Bush to meet with Orange Revolution leaders in Ukraine
(dpa) - US President George Bush on Monday was scheduled to meet with the leaders of Ukraine's Orange Revolution during a state visit.
The US leader was set to spend some 16 hours in the former Soviet republic, arriving late Monday evening and flying on to a NATO summit in Bucharest, Romania on Tuesday afternoon.
Ukrainian President Viktor Yushchenko, leader of the country's pro-democracy Orange Revolution movement in 2004-5, was planning to meet Bush only on Tuesday morning, first for one-on-one discussions, and later in the day during talks between the two countries' delegations.
NATO consideration of a Ukrainian application to join the Atlantic alliance, and a "road map" of future US-Ukraine relations, were the top topics on the two presidents' discussion agenda, according to Yushchenko's press office.
Bush also was planning to meet with Yulia Tymoshenko, Ukraine's prime minister and an ally with Yushchenko during the Orange Revolution, but now widely considered Yushchenko's probable opponent in the country's next presidential contest.
Yushchenko and Tymoshenko both support an early entrance of Ukraine into NATO, though nationwide two out of every three Ukrainians oppose the idea, according to polls.
Protocol events and photo opportunities were priorities as well for Bush and his accompanying wife Laura. Bush's six-hour Tuesday programme included a "social lunch" with Yushchenko and his US wife Katerina Chumachenko, a tour of the 11th century St Sofia church, and a visit to an English-language middle school.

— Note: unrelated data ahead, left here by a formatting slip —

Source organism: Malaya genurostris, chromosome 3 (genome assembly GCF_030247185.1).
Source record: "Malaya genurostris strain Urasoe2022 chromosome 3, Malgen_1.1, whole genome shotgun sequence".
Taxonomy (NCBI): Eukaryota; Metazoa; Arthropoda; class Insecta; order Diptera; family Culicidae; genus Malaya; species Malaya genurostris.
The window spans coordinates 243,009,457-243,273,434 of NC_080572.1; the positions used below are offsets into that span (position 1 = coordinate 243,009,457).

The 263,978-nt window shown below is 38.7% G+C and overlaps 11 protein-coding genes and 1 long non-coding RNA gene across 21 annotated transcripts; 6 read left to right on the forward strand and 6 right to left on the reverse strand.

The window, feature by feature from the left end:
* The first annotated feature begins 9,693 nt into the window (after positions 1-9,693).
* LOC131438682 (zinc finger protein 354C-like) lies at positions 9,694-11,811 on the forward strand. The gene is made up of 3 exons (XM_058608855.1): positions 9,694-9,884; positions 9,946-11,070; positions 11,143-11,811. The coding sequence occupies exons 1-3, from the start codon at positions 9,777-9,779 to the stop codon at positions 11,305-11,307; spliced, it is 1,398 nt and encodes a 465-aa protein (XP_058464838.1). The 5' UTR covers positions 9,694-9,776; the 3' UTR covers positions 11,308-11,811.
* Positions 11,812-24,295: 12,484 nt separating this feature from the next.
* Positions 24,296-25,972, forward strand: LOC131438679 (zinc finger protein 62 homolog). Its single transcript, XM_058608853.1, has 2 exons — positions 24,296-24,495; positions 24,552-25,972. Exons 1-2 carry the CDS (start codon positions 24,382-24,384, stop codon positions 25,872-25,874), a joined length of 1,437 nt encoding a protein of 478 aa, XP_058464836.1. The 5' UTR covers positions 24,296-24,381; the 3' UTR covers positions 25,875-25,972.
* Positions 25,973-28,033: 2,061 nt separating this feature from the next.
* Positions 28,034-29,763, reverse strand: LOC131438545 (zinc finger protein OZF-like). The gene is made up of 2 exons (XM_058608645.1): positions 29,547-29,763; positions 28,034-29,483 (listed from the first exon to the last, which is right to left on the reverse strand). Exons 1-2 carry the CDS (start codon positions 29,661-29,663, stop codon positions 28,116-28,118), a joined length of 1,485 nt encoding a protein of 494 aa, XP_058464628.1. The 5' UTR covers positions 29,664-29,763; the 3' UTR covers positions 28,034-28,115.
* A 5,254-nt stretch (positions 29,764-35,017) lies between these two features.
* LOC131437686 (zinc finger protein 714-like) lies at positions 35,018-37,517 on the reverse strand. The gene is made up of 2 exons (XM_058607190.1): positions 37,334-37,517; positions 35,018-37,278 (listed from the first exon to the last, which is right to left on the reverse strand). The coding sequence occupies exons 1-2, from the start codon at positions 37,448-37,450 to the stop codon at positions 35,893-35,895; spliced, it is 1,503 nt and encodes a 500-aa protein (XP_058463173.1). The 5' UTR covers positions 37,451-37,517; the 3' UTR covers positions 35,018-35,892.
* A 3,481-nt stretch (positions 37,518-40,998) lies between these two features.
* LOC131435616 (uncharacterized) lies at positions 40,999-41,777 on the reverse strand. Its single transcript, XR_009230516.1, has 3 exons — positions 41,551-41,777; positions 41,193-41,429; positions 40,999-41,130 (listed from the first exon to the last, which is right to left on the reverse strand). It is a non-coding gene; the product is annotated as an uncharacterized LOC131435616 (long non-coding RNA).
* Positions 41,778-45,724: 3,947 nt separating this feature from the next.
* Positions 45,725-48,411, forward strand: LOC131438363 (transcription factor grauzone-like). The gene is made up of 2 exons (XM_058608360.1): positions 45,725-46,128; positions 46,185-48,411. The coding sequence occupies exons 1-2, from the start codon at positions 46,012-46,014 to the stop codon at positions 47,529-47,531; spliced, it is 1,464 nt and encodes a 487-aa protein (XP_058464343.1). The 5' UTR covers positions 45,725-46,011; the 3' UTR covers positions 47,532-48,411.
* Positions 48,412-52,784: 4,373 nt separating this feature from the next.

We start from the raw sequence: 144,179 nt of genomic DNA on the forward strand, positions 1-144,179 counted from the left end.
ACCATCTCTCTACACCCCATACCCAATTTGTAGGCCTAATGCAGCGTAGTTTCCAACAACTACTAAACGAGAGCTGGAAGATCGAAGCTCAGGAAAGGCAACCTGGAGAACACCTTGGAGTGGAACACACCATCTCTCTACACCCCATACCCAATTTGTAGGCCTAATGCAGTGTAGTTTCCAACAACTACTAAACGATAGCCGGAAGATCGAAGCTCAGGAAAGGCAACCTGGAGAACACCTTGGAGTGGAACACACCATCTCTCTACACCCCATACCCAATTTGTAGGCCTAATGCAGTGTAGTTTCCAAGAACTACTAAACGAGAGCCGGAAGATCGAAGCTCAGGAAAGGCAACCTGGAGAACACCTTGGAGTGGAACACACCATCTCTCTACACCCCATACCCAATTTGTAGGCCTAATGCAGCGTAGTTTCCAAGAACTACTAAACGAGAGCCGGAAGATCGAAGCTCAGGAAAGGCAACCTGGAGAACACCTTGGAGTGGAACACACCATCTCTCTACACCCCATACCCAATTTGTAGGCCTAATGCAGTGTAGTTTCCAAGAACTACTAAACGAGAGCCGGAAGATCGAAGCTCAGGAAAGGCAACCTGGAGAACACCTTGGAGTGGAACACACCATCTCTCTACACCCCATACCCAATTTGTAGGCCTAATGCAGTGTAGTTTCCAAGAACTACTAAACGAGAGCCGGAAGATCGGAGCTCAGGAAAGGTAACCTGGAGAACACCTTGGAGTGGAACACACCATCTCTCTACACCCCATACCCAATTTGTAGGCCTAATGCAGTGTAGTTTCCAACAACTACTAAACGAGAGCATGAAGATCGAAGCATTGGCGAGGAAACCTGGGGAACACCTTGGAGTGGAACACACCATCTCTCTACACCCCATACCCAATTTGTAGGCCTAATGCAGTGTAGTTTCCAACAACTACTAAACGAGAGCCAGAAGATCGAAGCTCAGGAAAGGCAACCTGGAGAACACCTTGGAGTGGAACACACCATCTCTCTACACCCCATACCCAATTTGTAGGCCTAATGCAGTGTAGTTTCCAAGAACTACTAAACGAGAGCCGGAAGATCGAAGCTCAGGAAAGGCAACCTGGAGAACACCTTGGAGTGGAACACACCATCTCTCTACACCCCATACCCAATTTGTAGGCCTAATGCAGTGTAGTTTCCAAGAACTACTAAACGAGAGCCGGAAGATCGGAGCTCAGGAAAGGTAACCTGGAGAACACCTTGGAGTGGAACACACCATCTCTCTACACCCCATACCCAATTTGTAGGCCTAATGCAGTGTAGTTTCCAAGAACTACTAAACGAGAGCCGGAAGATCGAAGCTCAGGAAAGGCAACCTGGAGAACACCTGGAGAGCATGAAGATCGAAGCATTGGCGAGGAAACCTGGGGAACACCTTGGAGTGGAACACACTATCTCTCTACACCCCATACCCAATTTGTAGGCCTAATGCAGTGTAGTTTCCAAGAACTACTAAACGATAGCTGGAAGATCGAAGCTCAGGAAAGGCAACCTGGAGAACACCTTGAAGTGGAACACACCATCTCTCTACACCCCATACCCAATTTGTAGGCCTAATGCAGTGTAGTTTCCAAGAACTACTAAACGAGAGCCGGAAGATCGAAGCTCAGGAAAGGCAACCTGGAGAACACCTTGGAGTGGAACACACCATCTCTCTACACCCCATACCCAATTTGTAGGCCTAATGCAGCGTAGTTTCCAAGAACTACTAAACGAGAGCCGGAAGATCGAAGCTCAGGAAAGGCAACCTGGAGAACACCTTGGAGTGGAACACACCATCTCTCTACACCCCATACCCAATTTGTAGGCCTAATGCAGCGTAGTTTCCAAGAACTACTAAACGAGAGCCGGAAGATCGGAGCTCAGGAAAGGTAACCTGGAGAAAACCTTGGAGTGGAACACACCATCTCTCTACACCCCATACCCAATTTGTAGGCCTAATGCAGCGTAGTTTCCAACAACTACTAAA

Security preparations for the Bush visit were unprecedented for the Ukrainian capital, with local officials warning traffic would be banned from much of the city's central district for much of Tuesday, and near-total gridlock throughout the day.
A critical highway needed by commuters to travel to and from work would be shut down for a full three hours each way, during the Bush motorcade's travel to and from Kiev's Borispyl airport, officials in the national DAI traffic police said.
Major Ukrainian newspapers and television news reports on Monday were reporting a real risk of getting shot by a US sniper, should a Kievite choose to climb on the roof of his apartment building as Bush was moving through the city.
As many as a million Kievites would be delayed or inconvenienced by the Bush visit, Sehodnia newspaper editorialised.
Some Ukrainian leftist fringe parties declared an intention to demonstrate against Bush's presence in Kiev, but major political groups opposing closer US relations with Ukraine - the Communists and the pro-Russia Regions Ukraine party - planned to stay off the streets, the Interfax news agency reported.